Benchmark index grew at annualised rate of 14pc since 1991

Published August 3, 2021
The research report did not include inflation-adjusted return of the KSE-100 index though. — AFP/File
The research report did not include inflation-adjusted return of the KSE-100 index though. — AFP/File

KARACHI: The benchmark index of the Pakistan Stock Exchange (PSX) has grown at an annualised rate of almost 14 per cent since its inception 30 years ago, according to a research report issued by Topline Securities on Monday.

This means that anyone who held for 30 years a portfolio mirroring the KSE-100 index would have turned an initial investment of Rs1,000 into Rs47,000 by the end of 2020-21 — a gain of 47 times.

In dollar terms, the annualised return has been 7pc over the last 30 years. This means a $1,000 investment in line with the KSE-100 index would have grown more than seven times to $7,273 even after adjusting for currency depreciation.

The research report did not include inflation-adjusted return of the KSE-100 index though. “It’s difficult to provide inflation-adjusted returns due to data constraints,” said Umair Naseer, associate director for research at Topline Securities, while speaking to Dawn.

Research suggests no investor would’ve suffered loss had they invested for a minimum of any six-year period

Created in 1991 with a base value of 1,000 points, it’s a total return index that is adjusted for dividend, bonus and rights. The index currently stands at 47,453 points.

The index consists of 100 companies selected on the basis of the sector representation and highest free-float capitalisation, meaning shares that can be publicly traded easily and aren’t held by sponsors.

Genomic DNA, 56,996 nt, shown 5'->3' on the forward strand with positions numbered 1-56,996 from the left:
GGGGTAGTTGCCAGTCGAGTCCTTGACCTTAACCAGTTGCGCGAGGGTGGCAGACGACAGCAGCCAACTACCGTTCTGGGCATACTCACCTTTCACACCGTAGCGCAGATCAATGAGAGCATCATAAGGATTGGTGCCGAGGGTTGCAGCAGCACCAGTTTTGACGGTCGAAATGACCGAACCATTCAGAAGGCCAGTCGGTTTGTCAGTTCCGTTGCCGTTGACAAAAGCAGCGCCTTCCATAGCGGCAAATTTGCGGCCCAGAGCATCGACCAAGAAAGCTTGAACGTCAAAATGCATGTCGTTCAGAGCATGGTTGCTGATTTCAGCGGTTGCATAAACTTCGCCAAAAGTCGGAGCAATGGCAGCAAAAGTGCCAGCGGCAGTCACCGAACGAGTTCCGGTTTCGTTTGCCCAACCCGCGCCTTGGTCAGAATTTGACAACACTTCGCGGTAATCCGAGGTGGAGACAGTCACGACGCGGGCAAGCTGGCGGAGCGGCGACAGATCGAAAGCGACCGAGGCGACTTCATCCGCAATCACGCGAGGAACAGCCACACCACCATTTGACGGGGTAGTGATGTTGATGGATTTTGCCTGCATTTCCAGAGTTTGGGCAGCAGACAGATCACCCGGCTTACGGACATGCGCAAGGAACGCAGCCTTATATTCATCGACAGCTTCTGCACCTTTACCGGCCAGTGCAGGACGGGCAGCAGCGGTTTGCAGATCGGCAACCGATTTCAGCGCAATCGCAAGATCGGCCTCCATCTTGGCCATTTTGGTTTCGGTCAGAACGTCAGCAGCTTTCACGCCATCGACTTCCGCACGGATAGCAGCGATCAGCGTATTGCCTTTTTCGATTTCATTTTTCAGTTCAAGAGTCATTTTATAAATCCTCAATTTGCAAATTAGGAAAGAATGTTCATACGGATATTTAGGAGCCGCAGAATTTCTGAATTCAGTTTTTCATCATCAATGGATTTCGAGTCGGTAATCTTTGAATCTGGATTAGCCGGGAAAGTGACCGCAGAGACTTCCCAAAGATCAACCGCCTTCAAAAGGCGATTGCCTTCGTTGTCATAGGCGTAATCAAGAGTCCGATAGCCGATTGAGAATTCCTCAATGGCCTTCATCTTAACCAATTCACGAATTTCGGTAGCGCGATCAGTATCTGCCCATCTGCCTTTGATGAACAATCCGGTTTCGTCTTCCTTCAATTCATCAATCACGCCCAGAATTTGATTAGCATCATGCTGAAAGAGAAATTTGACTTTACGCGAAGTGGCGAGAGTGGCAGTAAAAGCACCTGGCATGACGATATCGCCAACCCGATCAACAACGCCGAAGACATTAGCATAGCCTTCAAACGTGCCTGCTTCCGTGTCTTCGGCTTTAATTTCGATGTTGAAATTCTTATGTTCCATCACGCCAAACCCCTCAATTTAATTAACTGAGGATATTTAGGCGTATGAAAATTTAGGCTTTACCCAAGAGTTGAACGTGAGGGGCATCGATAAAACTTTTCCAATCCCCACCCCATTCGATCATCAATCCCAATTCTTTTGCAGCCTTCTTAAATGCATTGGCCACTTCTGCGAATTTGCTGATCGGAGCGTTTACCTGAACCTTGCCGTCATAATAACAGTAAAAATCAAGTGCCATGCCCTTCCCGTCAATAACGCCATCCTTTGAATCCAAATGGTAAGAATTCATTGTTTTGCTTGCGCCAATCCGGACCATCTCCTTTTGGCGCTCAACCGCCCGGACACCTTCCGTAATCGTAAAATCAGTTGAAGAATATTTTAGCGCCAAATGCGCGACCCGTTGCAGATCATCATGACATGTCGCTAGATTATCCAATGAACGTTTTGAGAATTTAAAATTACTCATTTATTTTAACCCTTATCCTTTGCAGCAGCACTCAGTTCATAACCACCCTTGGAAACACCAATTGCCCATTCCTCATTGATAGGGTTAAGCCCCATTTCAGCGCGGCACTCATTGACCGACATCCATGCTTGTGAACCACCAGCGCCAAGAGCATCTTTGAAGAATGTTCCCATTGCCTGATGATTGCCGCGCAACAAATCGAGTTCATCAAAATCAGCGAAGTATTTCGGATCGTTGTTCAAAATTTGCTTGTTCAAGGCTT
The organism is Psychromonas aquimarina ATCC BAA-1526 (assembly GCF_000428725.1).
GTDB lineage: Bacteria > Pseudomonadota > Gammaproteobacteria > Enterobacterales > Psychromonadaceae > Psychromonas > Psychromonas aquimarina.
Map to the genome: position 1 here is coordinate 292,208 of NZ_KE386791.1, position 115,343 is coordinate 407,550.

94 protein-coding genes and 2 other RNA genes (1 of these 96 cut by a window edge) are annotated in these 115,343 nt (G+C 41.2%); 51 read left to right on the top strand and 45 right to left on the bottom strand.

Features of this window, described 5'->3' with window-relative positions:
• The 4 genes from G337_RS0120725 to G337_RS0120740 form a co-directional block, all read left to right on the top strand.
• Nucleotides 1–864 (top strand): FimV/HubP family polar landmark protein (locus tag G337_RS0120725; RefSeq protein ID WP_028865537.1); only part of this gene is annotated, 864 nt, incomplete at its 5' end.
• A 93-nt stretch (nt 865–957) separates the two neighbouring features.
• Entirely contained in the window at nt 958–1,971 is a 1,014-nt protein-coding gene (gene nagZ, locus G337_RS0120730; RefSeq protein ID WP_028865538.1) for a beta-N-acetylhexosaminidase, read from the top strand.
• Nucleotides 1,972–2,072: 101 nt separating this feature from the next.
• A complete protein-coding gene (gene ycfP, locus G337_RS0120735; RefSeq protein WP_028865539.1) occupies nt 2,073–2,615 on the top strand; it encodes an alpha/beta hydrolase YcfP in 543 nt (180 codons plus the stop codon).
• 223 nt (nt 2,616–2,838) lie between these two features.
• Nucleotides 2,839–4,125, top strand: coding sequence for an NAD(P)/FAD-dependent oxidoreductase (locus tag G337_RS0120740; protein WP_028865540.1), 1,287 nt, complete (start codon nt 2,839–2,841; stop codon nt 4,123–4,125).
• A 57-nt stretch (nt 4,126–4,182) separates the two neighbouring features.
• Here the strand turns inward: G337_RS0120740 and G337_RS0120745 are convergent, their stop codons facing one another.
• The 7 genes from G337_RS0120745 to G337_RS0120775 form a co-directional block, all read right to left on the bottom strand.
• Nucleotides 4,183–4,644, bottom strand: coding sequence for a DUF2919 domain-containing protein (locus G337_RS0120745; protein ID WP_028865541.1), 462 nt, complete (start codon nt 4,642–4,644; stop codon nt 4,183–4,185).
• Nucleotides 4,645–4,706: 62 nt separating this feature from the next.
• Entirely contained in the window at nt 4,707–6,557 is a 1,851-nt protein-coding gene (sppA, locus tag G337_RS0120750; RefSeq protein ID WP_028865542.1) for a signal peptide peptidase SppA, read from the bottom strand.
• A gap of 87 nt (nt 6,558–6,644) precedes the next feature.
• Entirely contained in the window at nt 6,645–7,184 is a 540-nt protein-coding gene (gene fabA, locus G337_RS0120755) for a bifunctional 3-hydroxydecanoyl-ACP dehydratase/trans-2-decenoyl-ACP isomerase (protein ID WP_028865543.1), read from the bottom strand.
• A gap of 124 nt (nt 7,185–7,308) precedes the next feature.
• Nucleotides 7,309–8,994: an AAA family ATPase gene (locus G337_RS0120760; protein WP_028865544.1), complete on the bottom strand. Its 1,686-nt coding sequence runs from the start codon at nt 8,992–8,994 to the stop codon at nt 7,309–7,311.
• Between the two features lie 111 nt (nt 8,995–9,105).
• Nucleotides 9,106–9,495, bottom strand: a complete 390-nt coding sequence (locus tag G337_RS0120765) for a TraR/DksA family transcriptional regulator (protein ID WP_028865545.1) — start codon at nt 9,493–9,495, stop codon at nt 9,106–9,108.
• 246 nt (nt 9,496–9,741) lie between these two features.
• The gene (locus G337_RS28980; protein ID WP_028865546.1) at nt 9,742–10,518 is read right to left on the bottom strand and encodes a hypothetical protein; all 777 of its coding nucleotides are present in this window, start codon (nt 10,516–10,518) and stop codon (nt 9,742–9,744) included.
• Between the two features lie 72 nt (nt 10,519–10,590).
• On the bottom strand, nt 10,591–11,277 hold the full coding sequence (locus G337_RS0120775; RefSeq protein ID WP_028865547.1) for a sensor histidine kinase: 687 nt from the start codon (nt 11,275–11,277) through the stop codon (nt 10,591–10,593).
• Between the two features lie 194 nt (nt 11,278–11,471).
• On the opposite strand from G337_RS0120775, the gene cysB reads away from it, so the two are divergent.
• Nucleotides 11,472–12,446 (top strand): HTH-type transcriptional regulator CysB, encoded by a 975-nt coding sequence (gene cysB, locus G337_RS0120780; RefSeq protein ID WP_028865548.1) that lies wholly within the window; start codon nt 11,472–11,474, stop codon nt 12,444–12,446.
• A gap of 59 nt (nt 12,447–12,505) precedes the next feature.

One company with the largest market capitalisation from each of the 36 sectors is selected from all listed sectors (except open-end mutual funds). The remaining 65 companies are selected with the largest market capitalisation in descending order.

“The 1990s were not good for investors as the KSE-100 index generated a CAGR (compound annual growth rate) of only 3pc. In the following 10 years, the gain was far superior at 25pc. The return during the last decade (2011-2021) was in line with the 30-year return of 14pc,” said Mr Naseer.

The index gained in 21 out of the 30 years (70pc) whereas it closed in the red nine times (30pc). No single six-year rolling returns were without any gains. It means no one would have lost any money had they invested for a minimum of any six-year period since 1991.

However, the research revealed the market has not been too kind to day traders — investors who buy and sell stocks to profit off relatively short-lived, intraday price changes. Only 54pc of the trading sessions closed positively while 46pc of the days recorded a decline over the 30-year period.

Similarly, the index closed in the positive zone in 58pc of the months since 1991 whereas it closed on a negative note 42pc of the times.

The research showed the longest period of non-stop annual gains was from 2009-10 to 2016-17 when the index gained 550pc in eight years. The longest bearish spell was from 2017-18 to 2018-19 when the index came down 27pc in two years.

The best year for the KSE-100 index was 2002-03 with a 92pc return whereas 1997-98 was the worst year when the index declined 44pc.

The KSE-100 index is the “most followed” and “most reported indicator” in Pakistan. It’s one of the 11 indices that track share price movements on the PSX.

Other indices are KSE-30 index, All-Share index, KMI-30 index, NIT Pakistan Gateway index, UBL Pakistan Enterprise index, Meezan Pakistan index, NBP Pakistan Growth index, All-Share Islamic index, Oil and Gas Tradable Sector index (OGTI) and Banking Sector Tradable index (BKTI).

Published in Dawn, August 3rd, 2021

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